The image on the left says that breastfeeding your baby protects from diseases such as diabetes, obesity, and heart attacks, the image on the right says that breast milk is the natural vaccine that strengthens the defenses of your baby, and the banner across both says, “Do not turn your back, give him your breast.”
The National Ad Council here in the US took a similar approach just a few years ago (with “regular” looking women rather than models) and was similarly controversial. One of its taglines was, “You wouldn’t take risks before your baby’s born. Why start now?” and it played video clips of pregnant women riding mechanical bulls and competing in log rolling contests (showing how absurd such risky activities would be when pregnant) , followed by information about the protective properties of breastmilk, leading to the transference of the idea that formula feeding is risky, too. Actually, the *original* ads that the Ad Council created to be played were never run–they used risk terminology, such as “Babies who are not breastfed are more likely to get ear infections…” rather than “Babies who are breastfed are less likely to get ear infections” but they were deemed too guilt-inducing, so the voice-overs in the ads that were played on TV (linked below) talk about reducing risks by breastfeeding, rather than creating risks by formula feeding.
Ironically, a bit of guilt is what the ad creators were going for. Research done prior to the creation of the ads showed that mothers who chose not to breastfeed without ever trying (not mothers who attempted to breastfeed but ran into problems and eventually quit) already knew about the “benefits” of breastfeeding but chose to formula feed from the start because they didn’t see formula as having risks, just breastfeeding as having that “extra” something that wasn’t worth the effort…just like we have heard that organic apples contain more nutrition than “conventionally” grown apples…but non-organic apples are seen as quite healthy. The ads attempt to show that comparing breastmilk to formula is like comparing apples to oranges, because formula carries risks. The studies done in preparation for the creation of the ads showed that when most mothers who were originally interested in formula feeding were informed that there were risks involved in doing so, they wanted to breastfeed. The “risk” approach seemed to be more effective than the “benefit” approach.
Whenever we talk about risks, we are looking at the big G word; Guilt. Mothers faced with accurate information about the facts of breastfeeding choose to offer their baby breastmilk because they would feel guilty to give them something that would cause problems. However, most of us flinch at the thought of telling a currently formula feeding mom that her baby has a higher risk of upper respiratory infections, ear infections, GI diseases, cancers, higher adult blood pressure, etc, because we don’t want her to feel bad about things she can’t change…and it is impossible to inform pregnant and future mothers about the importance of breastfeeding out of the earshot of mothers who have already formula fed their babies; it is easier to tell mothers that breastfeeding offers benefits because benefits don’t induce guilt.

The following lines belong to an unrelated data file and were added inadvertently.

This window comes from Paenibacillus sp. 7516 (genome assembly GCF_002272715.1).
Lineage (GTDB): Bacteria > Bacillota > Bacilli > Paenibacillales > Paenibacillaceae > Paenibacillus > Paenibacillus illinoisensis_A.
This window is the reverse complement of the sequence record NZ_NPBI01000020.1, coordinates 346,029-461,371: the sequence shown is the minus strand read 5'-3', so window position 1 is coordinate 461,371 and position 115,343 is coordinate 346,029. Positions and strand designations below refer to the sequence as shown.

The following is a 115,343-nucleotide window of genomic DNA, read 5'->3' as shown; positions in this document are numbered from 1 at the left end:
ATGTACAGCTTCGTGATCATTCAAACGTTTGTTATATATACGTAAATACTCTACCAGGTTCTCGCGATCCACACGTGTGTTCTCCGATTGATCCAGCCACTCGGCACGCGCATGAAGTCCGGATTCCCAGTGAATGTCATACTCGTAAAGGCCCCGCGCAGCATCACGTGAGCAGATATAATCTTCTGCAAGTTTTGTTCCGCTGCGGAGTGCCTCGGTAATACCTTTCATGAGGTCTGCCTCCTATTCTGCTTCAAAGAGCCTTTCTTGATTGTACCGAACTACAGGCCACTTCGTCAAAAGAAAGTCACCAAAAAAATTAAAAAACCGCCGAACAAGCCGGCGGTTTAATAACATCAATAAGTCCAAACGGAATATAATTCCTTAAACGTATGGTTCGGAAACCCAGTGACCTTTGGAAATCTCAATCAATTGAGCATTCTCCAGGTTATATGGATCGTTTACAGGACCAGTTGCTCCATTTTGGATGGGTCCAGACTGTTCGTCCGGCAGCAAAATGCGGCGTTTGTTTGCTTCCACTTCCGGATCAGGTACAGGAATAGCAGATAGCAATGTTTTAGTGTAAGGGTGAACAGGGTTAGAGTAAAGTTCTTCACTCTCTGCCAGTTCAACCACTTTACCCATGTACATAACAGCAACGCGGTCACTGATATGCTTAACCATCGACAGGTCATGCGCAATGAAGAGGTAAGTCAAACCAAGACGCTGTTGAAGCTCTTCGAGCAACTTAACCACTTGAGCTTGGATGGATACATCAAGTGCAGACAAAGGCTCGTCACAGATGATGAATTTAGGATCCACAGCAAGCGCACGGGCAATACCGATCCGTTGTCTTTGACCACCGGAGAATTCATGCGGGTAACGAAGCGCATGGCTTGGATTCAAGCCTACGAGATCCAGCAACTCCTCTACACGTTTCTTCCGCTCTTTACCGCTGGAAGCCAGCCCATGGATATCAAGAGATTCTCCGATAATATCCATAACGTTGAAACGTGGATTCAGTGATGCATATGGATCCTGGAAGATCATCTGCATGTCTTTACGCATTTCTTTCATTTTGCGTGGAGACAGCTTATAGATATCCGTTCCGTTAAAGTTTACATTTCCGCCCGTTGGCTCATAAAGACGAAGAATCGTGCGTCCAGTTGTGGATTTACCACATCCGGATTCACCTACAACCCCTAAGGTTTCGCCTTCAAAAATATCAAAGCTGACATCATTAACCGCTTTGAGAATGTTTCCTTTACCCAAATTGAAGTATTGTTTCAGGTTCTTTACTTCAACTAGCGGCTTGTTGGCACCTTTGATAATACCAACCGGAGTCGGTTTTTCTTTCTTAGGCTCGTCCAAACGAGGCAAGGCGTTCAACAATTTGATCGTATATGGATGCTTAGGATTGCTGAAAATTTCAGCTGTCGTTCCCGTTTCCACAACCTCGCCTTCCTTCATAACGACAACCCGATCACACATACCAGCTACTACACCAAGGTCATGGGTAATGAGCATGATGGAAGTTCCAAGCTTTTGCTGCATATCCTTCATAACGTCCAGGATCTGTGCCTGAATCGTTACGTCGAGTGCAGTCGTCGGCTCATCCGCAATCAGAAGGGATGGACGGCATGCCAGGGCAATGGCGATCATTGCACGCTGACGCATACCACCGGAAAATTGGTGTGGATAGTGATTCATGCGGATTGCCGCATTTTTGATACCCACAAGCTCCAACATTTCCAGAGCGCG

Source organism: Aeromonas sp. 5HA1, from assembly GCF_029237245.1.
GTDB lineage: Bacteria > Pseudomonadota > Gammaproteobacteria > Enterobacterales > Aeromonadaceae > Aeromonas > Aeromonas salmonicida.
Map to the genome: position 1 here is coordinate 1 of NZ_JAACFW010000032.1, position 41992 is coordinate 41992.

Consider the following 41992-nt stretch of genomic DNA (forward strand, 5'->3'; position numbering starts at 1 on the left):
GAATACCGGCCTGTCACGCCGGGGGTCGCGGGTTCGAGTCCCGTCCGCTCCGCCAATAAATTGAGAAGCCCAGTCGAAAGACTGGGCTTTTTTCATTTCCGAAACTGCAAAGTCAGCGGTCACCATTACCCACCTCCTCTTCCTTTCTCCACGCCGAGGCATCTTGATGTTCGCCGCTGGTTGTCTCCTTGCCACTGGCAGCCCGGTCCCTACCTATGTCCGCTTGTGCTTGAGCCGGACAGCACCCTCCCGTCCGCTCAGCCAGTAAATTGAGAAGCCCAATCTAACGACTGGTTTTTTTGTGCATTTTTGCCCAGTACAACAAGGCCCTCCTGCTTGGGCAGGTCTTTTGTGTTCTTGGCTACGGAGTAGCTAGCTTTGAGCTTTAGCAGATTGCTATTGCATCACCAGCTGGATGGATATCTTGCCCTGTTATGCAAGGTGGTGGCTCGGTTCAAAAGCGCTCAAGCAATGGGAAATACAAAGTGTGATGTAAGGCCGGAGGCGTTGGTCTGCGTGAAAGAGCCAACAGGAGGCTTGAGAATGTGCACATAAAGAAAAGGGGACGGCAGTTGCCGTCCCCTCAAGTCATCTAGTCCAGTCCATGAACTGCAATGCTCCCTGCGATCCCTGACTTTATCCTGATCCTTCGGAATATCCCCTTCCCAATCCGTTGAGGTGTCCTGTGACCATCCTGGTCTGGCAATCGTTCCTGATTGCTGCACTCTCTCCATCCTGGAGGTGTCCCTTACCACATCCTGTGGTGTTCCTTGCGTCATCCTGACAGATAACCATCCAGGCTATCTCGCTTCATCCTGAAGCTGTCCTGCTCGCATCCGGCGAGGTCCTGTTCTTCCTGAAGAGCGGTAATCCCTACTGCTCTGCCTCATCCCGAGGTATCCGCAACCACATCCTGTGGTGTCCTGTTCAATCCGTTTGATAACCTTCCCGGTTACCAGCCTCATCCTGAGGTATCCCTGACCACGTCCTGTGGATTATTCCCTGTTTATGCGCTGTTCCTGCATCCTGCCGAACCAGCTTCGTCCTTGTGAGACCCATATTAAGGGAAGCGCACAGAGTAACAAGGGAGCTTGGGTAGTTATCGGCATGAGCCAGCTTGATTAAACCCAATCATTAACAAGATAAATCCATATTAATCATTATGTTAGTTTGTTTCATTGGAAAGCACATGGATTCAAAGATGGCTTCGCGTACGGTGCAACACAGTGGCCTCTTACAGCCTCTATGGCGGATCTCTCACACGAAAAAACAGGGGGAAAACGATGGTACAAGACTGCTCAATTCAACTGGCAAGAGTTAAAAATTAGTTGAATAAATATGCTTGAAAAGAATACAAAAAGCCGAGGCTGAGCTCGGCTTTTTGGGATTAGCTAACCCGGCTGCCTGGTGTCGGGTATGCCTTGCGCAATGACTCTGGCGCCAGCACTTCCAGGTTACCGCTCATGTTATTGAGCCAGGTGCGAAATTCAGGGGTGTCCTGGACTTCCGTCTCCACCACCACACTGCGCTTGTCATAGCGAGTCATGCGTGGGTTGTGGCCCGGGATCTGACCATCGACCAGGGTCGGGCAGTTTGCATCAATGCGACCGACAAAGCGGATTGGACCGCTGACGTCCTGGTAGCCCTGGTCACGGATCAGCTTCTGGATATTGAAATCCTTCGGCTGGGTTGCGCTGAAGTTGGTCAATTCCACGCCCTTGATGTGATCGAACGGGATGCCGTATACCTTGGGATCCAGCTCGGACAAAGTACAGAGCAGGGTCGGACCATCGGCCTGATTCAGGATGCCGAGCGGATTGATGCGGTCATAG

I don’t want moms feeling guilt. No mom should feel guilty for feeding her baby formula or donor milk when her baby cannot get milk properly from her breasts and no mom should feel guilty about decisions made without full understanding about the differences between breastmilk and formula. As the late Maya Anjelou said, “I did then what I knew how to do. Now that I know better, I do better.” When a mother understands the difference between formula and breastmilk and still chooses to formula feed from birth, I trust that she knows more than I do about her family situation. When a mother chooses what she believes is best based on the information she has, she should also feel no guilt. We should all have the freedom to weigh our options and choose what is best…but we do need all of the facts before we can make an educated decision.
Another point of contention with the new campaign other than the “guilt” slogan “Don’t turn your back,” is the absence of a nursing baby and the use of sexy models rather than “regular” mothers. I am not sure why they chose to have a sexy campaign. In the United States, we are constantly working against the concept that breasts, being sexual objects, are therefore awkward to use to nurture and feed a baby, especially in public, so I would have rather seen a nursing baby in those photos. I wonder if the ad creators thought models would call more attention to the message than a nursing mother…but I don’t know what their research or what their thought process was as they made the decisions that they did.
Breastfeeding promotion is tricky! We don’t want to create “Mommy wars” but we also don’t want to undermine breastfeeding or stick our head in the sand. What do you think of Mexico’s new, controversial breastfeeding campaign? Are they on the right track or did they go over the edge with the words, “Don’t turn your back”?